Medicare and You
Medicare and You

Part D
Late Enrollment Penalty Calculations

If you don’t buy Part D Rx when you are supposed to, there is a late enrollment  penalty of 12%/year when you finally do.  Part D became available in 1.2006 Wikipedia.   See also  Medicare & YouPart D Rx Guide,  Medicare.Gov for more details.

The late enrollment penalty is an amount that’s added to your Part D premium. You may owe a late enrollment penalty if at any time after your initial enrollment period is over, there’s a period of 63 or more days in a row when you don’t have Part D or other creditable prescription drug coverage. See “Medicare and you #10050” for an introduction to the LEP, Late Enrollment Penalty. Currently, the late enrollment penalty is calculated by multiplying 1% of the national base beneficiary premium ($35.63 in 2017) times the number of full, uncovered months that you were eligible (Residence) but didn’t join a Medicare drug plan and went without other creditable prescription drug coverage.

Consumer Links

Medicare.Gov – How penalty is calculated

 

Part D Prescription Drug Guide #11109 84 pages pdf

Explanation on Medicare’s Website

How to avoid penalty

Part D Late Enrollment Penalty Reconsideration Request Form

cms.gov Appeals-and-Grievances/  Part D Rx

42 USC §1395 Late Enrollment Penalty on Cornell Law Website

Penalty Calculator – Waugh Insurance Agency

To get immediate quotes, information and enroll ONLINE,
click here for Blue Cross and here for Blue Shield.

Medicare Rx #11108
Medicare Rx #11108

 

Child pages in our Part D Rx Prescriptions Section

 

 

 

Q & A

I am 75. When Part D became available I did not enroll because I found another supplier at a substantial discount.

If I understand the program, I am now subject to a 1% per month penalty from the date I became eligible to join Part D or in my case about a 50% penalty on the premium cost. Can this be so?

Of course when it comes to the U.S. government stupid is the norm.

Lately I have found that as Generics become available, I can switch back to purchasing them at Costco at substantial discount.

 

So what happened to the $ 31.80 you quoted earlier?

I did not quote that. It’s from the Official Medicare Manual.
“national base beneficiary premium” ($31.08 in 2012)
Or was that the low premium in 2006?
It changes ($32.34 in 2011)
See the links below.

And on which the 1% is being calculated?

$31.08
Now it appears we are at $ 54.82 p/m or $657.84 per year for the “Standard” plan. 
Math sounds close.

The answer to the annual income from regular taxable earnings is less than $ 170,000.00.

The good side is you do not have that “extra” tax.
Can this figure be relied upon and have premiums increased by 19% since 2006?
The penalty is only for the period of time that you have not been covered. So, it’s $15 forever. On the other hand…
Since the “national base beneficiary premium” may increase each year, the penalty amount may also increase every year. You may have to pay this penalty for as long as you have a Medicare drug plan.

More Info. (Unfortunately, it says the exact same thing)
.medicare.gov
q1medicare.com
At 06:07 PM 4/30/2012,  Is that $ 31.08 X 50 months X 1% penalty per month = $ 15.52 for a total monthly premium of $ 47.34??????

***My numbers do not quite match, but the concept is correct.
It would be $15.52 on top of what ever premium you choose.

healthreformquotes.com/

Do you and your wife have more than $170k in income?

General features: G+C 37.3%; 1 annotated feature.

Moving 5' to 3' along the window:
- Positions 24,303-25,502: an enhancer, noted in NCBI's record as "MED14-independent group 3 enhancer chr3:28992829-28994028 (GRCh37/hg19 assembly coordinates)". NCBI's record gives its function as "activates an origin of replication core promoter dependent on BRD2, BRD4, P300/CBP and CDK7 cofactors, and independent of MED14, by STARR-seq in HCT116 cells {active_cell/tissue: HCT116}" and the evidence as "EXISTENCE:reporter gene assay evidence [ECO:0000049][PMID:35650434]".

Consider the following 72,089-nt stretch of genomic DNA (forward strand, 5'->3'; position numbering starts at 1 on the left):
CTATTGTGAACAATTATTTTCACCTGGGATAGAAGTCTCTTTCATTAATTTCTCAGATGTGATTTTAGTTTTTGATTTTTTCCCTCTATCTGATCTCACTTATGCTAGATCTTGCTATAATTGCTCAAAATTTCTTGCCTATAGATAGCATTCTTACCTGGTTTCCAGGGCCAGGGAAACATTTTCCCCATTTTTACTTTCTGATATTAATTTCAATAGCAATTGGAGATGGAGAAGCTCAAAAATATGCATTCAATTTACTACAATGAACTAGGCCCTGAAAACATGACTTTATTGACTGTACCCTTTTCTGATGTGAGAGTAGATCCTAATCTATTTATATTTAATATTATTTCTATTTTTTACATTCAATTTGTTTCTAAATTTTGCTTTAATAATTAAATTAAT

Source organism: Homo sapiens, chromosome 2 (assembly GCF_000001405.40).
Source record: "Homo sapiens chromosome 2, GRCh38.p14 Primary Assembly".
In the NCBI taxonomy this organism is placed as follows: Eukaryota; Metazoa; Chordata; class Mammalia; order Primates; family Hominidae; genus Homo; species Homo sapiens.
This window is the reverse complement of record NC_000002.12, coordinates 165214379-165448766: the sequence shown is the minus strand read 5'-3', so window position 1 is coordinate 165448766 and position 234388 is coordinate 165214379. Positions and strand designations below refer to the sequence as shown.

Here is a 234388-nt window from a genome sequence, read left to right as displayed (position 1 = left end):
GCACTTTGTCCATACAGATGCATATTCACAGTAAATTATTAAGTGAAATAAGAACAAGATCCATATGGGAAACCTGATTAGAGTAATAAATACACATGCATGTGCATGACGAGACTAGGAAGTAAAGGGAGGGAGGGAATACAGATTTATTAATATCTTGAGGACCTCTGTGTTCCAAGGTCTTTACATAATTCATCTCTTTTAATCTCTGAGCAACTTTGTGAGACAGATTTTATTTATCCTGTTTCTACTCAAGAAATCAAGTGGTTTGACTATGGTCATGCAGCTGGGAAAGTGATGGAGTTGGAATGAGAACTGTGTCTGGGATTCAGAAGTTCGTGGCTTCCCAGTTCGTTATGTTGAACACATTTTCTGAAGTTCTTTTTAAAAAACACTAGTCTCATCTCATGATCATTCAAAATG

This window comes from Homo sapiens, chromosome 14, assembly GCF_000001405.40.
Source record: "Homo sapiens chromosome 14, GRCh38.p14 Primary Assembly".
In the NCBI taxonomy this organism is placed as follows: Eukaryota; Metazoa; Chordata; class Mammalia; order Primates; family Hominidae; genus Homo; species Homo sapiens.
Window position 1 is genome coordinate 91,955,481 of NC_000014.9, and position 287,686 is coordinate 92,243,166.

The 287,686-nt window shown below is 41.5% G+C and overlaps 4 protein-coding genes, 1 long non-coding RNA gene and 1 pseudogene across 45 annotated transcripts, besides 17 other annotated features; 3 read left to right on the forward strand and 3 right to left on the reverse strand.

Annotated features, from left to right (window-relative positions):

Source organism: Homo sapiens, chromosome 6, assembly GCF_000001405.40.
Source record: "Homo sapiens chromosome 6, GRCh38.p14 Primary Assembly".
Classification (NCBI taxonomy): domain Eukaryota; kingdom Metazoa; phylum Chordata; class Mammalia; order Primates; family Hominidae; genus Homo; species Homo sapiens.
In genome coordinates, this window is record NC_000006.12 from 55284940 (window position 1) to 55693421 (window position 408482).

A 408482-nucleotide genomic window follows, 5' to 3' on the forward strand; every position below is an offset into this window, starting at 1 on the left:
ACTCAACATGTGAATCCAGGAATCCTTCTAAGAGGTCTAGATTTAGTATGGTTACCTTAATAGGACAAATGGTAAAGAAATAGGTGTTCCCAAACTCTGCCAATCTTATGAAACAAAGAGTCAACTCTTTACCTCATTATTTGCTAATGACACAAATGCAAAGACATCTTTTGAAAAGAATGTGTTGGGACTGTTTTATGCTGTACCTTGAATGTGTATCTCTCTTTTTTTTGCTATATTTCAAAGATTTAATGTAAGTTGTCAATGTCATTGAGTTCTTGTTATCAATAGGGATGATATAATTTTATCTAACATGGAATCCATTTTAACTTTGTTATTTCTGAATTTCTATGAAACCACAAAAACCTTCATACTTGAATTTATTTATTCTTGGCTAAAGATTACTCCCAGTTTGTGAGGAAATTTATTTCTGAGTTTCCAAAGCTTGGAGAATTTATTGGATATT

healthreformquotes.com/

If I understand the program, I am now subject to a 1% per month penalty from the date I became eligible to join Part D or in my case about a 50% penalty on the premium cost. Can this be so?

***2006 Effective Date = 50 months x ($31,08/1%) = $15/month penalty

 

8 comments on “Late Enrollment Penalty – Calculations

  1. Social Security sent me a letter that I might get a late enrollment penalty as they don’t think I had credible employer coverage.

    How do I show them that I did?

    • From what I gather, your PDP Rx Carrier, should send you a “Declaration of Prior Prescription Drug Coverage” Exhibit # 1 D

      If you have further questions, you might try contacting:

      Rhonda GreeneBruce via e-mail at [email protected] or via telephone at (410) 786-7579

      What if I have questions?
      If you have questions about the information in this form or the late
      enrollment penalty [or would like to complete this form over the telephone],
      call your Medicare drug plan.


      You may also contact Medicare:
      • Visit http://www.medicare.gov on the web
      • Call 1-800-MEDICARE (1-800-633-4227)
      • TTY users call 1-877-486-2048.

      • I filled out the declaration and sent it to AARP – Symponex – A month ago April 11th. I haven’t heard from anyone. What’s the problem? Should I worry?

        • Unfortunately, IMHO AARP and Medicare.Gov think that they are the be all and end all in customer service and that brokers don’t add much to the equation. That is, they only pay brokers $50 1st year and $25 for renewal to help the public with the confusion they create. I blame it mostly on Medicare, with all their rules. On the other hand, considering the subsidies the Government is giving, I guess that entitles them a lot of control!

          The best answer I’ve rec’d is for the member – customer to wait on hold and talk to customer service:

          AARP Part D Customer Service at 1 (888) 867-5575

          Personally, I wouldn’t worry till I heard something.

  2. I am being charged a late enrolment penalty and feel this is unjustified.

    Please tell me what the very earliest date of Medicare Part D enrollment, year and month?

  3. Is there any way for us to Participate in Part “D” without paying the penalty for late filing [not enrolling when we were first eligible – 5.15.2006]?

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